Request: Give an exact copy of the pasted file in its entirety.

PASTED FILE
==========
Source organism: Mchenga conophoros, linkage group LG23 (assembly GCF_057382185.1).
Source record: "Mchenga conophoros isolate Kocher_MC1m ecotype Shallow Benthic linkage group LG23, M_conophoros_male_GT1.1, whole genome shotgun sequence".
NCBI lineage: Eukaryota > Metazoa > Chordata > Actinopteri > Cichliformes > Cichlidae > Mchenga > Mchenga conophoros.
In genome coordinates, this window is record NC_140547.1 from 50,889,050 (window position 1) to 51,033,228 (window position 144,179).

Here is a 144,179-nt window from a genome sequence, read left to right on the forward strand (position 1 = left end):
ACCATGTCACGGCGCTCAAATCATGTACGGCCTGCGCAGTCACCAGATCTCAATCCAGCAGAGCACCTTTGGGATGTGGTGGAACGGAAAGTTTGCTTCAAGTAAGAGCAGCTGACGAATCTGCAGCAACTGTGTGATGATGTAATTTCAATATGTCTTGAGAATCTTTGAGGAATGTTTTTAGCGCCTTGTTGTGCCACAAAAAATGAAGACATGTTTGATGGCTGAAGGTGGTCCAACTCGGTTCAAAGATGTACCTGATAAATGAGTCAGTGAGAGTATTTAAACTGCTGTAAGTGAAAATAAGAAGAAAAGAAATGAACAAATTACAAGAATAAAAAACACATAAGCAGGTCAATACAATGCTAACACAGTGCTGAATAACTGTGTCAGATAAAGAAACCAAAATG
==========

Source organism: Mchenga conophoros, linkage group LG23 (assembly GCF_057382185.1).
Source record: "Mchenga conophoros isolate Kocher_MC1m ecotype Shallow Benthic linkage group LG23, M_conophoros_male_GT1.1, whole genome shotgun sequence".
NCBI lineage: Eukaryota > Metazoa > Chordata > Actinopteri > Cichliformes > Cichlidae > Mchenga > Mchenga conophoros.
In genome coordinates, this window is record NC_140547.1 from 50,889,050 (window position 1) to 51,033,228 (window position 144,179).

Here is a 144,179-nt window from a genome sequence, read left to right on the forward strand (position 1 = left end):
ACCATGTCACGGCGCTCAAATCATGTACGGCCTGCGCAGTCACCAGATCTCAATCCAGCAGAGCACCTTTGGGATGTGGTGGAACGGAAAGTTTGCTTCAAGTAAGAGCAGCTGACGAATCTGCAGCAACTGTGTGATGATGTAATTTCAATATGTCTTGAGAATCTTTGAGGAATGTTTTTAGCGCCTTGTTGTGCCACAAAAAATGAAGACATGTTTGATGGCTGAAGGTGGTCCAACTCGGTTCAAAGATGTACCTGATAAATGAGTCAGTGAGAGTATTTAAACTGCTGTAAGTGAAAATAAGAAGAAAAGAAATGAACAAATTACAAGAATAAAAAACACATAAGCAGGTCAATACAATGCTAACACAGTGCTGAATAACTGTGTCAGATAAAGAAACCAAAATG